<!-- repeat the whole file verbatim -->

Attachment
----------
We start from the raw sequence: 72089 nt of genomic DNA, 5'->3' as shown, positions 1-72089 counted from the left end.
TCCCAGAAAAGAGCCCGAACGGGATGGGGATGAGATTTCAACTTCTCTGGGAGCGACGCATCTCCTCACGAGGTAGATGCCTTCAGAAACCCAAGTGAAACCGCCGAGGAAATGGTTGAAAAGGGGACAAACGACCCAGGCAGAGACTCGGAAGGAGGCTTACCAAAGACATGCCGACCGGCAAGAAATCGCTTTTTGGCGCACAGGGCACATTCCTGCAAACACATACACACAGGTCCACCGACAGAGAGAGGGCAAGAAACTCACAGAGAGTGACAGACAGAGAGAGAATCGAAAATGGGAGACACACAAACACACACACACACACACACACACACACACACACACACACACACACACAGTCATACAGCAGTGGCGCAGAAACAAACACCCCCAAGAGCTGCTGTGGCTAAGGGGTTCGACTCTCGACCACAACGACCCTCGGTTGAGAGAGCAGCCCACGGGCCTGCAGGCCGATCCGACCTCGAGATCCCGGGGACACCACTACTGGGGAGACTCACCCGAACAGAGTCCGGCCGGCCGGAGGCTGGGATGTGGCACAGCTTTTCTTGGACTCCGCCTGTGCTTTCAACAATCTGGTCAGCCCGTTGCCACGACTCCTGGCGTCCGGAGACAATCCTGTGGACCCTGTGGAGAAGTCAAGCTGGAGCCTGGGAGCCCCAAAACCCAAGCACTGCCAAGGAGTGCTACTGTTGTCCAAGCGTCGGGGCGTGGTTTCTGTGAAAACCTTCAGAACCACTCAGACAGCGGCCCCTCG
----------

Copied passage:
We start from the raw sequence: 72089 nt of genomic DNA, 5'->3' as shown, positions 1-72089 counted from the left end.
TCCCAGAAAAGAGCCCGAACGGGATGGGGATGAGATTTCAACTTCTCTGGGAGCGACGCATCTCCTCACGAGGTAGATGCCTTCAGAAACCCAAGTGAAACCGCCGAGGAAATGGTTGAAAAGGGGACAAACGACCCAGGCAGAGACTCGGAAGGAGGCTTACCAAAGACATGCCGACCGGCAAGAAATCGCTTTTTGGCGCACAGGGCACATTCCTGCAAACACATACACACAGGTCCACCGACAGAGAGAGGGCAAGAAACTCACAGAGAGTGACAGACAGAGAGAGAATCGAAAATGGGAGACACACAAACACACACACACACACACACACACACACACACACACACACACACACACAGTCATACAGCAGTGGCGCAGAAACAAACACCCCCAAGAGCTGCTGTGGCTAAGGGGTTCGACTCTCGACCACAACGACCCTCGGTTGAGAGAGCAGCCCACGGGCCTGCAGGCCGATCCGACCTCGAGATCCCGGGGACACCACTACTGGGGAGACTCACCCGAACAGAGTCCGGCCGGCCGGAGGCTGGGATGTGGCACAGCTTTTCTTGGACTCCGCCTGTGCTTTCAACAATCTGGTCAGCCCGTTGCCACGACTCCTGGCGTCCGGAGACAATCCTGTGGACCCTGTGGAGAAGTCAAGCTGGAGCCTGGGAGCCCCAAAACCCAAGCACTGCCAAGGAGTGCTACTGTTGTCCAAGCGTCGGGGCGTGGTTTCTGTGAAAACCTTCAGAACCACTCAGACAGCGGCCCCTCG